- Cyprus Property News Magazine - http://www.news.cyprus-property-buyers.com -

Where well-off Chinese are looking to immigrate

china overseas property exhibition

2012 Beijing International Property Expo/Autumn – photo: http://www.beijingexhibition.com/

AS WEALTHY CHINESE increasingly look to invest overseas, foreign businesses also have stepped up their efforts to woo potential Chinese investors. Nowhere is this courtship more visible than with foreign real-estate developers.

On a recent Saturday, some 140 developers from more than 20 countries showcased their properties to Chinese buyers in an expo held in Beijing. To catch the eyes of the prospective buyers, the developers handed out fancy brochures, decorated their exhibit booths with bold-colour pictures of featured properties, and in some cases, even had young saleswomen wearing bunny ears.

But what attracted many of the Chinese visitors the most was the lure of foreign residency, which made the 30 exhibitors from Cyprus the most prominent group at the entire expo.

Why Cyprus? While mild weather, rich history and a nice location  in the Eastern Mediterranean might make the tiny island nation an attractive place to live, the main appeal is the incredibly low bar it sets for immigration: Anyone who spends €300,000 on a piece of property on the island automatically becomes eligible for permanent European Union residency.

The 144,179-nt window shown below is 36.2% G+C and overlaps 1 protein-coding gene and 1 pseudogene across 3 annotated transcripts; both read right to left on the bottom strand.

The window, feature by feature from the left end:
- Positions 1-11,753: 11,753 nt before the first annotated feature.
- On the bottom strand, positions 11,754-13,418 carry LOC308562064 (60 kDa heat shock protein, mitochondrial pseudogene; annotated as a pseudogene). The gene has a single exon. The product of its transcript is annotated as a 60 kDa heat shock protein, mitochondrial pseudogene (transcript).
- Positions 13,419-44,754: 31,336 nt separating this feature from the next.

“Cyprus has relatively low immigration hurdles than others like the U.S. and Canada,” said Shao Gang, while flipping through a brochure handed out by a Cyprus developer. “That is attractive to us,” said Mr. Shao, who said he works at a local trade group.

Other developers who drew large crowds at the expo included those from Singapore and Australia, both of which also offer attractive investment immigration programs.

Tony Du, general manager at Affluent Investment Group, was at the expo helping an Australia developer consulting with potential Chinese buyers on immigration-related questions. “Of the 100 people I talked to, 60% of them wanted to emigrate, and 40% only wanted to buy properties overseas,” Mr. Du said.

(We understand that the Chinese authorities issued circulars warning potential buyers to be vigilant and to seek expert advice before making purchases.)